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OET Grammar and Punctuation: Useful tenses for OET Writing


Useful tenses for OET Writing

In the OET Writing sub-test, you write a letter, usually to another healthcare professional. In order to produce clear and accurate letters, you need a strong understanding of English tenses. In this blog, we will delve into four essential tenses: present simple, present continuous, past simple, and present perfect, and explore their relevance in OET Writing with examples.


1. Present Simple

Usage: The present simple tense is used to describe habits, routines, facts, and general truths.


Examples in OET Writing:

‘Mr Smith has chronic asthma.’

‘Ms Fedele lives alone and uses a wheelchair.’

‘She has a history of severe chest pain.’


2. Present Continuous

Usage: The present continuous tense is employed to describe actions that are ongoing at or around the moment of speaking or writing. It can also be used to indicate future plans or arrangements.


Examples in OET Writing:

‘Mrs. Jones is experiencing severe back pain.’

‘She is currently taking two tablets daily.’

‘Ms Klim is responding well to the new treatment regimen.’


3. Past Simple

Usage: The past simple tense is used to describe actions or events that took place and were completed in the past. (This could be long-term past or just a few moments ago.)


Examples in OET Writing:

‘On examination, her abdomen was tender on palpation.’

‘She reported a sharp pain in her abdomen yesterday.’

‘He presented at the clinic with shortness of breath and a persistent cough.’

'Her blood pressure was elevated at 140/90.'


4. Present Perfect

Usage: The present perfect tense is used to describe actions or events that happened at an unspecified time in the past and have relevance or connection to the present moment. It can also describe experiences or changes that have occurred over time.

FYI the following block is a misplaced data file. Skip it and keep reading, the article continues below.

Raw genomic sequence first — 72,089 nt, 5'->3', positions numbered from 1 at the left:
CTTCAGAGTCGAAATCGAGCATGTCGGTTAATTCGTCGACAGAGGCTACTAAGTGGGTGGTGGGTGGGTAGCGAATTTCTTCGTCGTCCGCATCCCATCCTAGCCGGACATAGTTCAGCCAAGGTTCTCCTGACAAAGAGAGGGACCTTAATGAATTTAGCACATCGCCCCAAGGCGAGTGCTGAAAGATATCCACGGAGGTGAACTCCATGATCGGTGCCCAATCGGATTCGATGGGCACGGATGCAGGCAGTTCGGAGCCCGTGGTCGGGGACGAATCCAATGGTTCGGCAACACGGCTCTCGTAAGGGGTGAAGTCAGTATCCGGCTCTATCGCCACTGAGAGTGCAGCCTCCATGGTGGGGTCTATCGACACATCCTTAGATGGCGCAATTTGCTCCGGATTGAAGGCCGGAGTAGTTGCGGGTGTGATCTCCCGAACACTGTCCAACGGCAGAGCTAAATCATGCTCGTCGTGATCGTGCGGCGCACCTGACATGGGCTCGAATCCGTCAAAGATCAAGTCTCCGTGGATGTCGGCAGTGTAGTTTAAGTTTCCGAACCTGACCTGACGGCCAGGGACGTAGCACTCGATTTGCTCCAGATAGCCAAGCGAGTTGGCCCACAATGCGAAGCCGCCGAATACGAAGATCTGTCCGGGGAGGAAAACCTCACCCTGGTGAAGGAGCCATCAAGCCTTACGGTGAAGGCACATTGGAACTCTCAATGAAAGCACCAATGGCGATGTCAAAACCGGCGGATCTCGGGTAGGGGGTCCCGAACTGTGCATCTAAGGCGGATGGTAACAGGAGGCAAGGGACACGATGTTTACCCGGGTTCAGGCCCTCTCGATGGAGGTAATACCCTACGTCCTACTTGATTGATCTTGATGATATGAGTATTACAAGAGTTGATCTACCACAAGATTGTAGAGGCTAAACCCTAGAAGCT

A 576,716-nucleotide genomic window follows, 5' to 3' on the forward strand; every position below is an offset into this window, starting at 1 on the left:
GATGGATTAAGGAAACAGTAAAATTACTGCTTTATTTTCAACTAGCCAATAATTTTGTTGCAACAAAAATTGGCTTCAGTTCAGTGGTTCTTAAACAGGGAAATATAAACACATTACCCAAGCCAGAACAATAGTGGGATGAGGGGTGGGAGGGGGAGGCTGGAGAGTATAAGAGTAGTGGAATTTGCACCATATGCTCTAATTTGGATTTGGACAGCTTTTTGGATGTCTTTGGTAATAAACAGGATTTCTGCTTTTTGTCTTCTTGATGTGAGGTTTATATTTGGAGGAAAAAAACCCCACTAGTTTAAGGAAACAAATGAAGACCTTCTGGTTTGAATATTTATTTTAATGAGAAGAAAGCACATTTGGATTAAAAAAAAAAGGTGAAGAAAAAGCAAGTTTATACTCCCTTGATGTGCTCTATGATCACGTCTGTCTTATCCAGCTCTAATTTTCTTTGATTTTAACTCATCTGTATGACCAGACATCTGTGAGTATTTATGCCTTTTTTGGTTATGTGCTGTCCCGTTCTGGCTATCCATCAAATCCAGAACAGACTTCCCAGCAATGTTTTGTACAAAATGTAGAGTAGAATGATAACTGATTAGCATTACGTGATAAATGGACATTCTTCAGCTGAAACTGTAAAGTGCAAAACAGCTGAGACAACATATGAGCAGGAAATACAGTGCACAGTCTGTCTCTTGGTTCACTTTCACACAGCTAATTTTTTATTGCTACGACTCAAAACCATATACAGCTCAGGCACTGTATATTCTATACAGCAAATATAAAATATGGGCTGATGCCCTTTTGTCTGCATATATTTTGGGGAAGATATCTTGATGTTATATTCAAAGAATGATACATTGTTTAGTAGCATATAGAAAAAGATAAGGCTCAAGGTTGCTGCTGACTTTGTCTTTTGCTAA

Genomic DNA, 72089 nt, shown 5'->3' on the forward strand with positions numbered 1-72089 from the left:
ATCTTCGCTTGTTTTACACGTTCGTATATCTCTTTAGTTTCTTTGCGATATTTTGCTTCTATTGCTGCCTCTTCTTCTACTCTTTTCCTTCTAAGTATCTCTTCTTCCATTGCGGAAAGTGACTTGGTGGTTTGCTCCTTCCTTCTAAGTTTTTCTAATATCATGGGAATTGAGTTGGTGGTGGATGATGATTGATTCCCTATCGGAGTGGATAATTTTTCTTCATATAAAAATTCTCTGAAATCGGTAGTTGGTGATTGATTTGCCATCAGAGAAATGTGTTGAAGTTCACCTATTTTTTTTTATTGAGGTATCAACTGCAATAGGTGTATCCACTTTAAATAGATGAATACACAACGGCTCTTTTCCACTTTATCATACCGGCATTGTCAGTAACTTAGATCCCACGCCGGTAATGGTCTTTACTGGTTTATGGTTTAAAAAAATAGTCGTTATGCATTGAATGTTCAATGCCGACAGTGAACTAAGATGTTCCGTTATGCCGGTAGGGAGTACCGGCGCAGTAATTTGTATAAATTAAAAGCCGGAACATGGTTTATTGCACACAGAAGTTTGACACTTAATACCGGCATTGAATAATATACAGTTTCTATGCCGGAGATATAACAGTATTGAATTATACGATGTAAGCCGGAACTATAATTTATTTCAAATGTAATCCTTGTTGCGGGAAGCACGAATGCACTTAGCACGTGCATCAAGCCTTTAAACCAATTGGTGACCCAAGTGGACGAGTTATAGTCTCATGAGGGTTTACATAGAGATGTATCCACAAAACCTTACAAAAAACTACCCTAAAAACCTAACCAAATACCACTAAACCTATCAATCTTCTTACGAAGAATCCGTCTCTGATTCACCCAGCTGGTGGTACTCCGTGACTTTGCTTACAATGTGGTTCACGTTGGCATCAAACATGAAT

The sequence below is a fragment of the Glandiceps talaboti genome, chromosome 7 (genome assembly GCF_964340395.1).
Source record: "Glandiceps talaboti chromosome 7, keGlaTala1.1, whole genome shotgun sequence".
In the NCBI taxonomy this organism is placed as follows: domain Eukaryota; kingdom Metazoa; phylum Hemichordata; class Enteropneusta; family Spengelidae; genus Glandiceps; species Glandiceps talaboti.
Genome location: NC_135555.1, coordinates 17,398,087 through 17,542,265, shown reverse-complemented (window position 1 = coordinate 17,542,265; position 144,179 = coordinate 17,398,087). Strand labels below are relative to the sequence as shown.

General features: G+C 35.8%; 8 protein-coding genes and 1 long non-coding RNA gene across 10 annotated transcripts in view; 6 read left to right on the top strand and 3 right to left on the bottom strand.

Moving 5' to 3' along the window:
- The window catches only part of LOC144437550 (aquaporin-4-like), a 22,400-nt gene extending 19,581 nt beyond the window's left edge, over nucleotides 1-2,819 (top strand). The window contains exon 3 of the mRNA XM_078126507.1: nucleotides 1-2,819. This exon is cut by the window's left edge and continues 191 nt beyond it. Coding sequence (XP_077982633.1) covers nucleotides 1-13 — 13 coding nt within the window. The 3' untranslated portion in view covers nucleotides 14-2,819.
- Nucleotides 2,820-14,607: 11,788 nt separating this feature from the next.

Examples in OET Writing:

‘Since her last visit, Mrs Baxter’s pain levels have reduced from an 8 to a 4.’

‘Mrs. Green has shown significant improvement since starting the treatment.’

‘She has expressed concerns about potential side effects.’



Why is a strong grasp of tenses important in OET writing?

In the OET Writing sub-test, the clarity and accuracy of information are paramount. Using the appropriate tense ensures that the reader understands the patient's current condition, medical history, and recommended future actions. Misuse of tenses can lead to confusion, misinterpretation, and potential risks to patient care.

For instance, writing, ‘The patient experiences chest pain’ (present simple) instead of, ‘The patient experienced chest pain’ (past simple) can change the entire context of the situation. The first sentence suggests an ongoing issue, while the second sentence indicates a past event.


Test yourself with our quiz


Complete the sentences with the correct form of the verb in brackets. Answers are at the bottom of the page.

  1. Martinez ________ in the Radiology Department since 2015. (work)
  2. The patient ________ a severe headache when he arrived at the hospital yesterday. (have)
  3. Nurses ________ vitals every four hours as a standard procedure. (check)
  4. Currently, the research team ________ on a new vaccine for the flu. (work)
  5. Last year, she ________ a groundbreaking paper on genetic mutations. (publish)
  6. The patient ________ any allergic reactions to medications in the past. (not have)
  7. The physiotherapist ________ with Mr. Brown's rehabilitation plan next week. (start)
  8. The hospital ________ a new wing to accommodate more patients. (build)


Mastering the use of tenses is a foundational skill for the OET Writing sub-test. By understanding when and how to use the present simple, present continuous, past simple, and present perfect tenses, you can convey information clearly and accurately, ensuring effective communication in a healthcare setting. As you prepare for OET, remember to practise using these tenses in various contexts to enhance your writing skills and boost your confidence.





  1. has worked
  2. had
  3. check
  4. is working
  5. published
  6. has not had / hasn't had
  7. is starting
  8. is building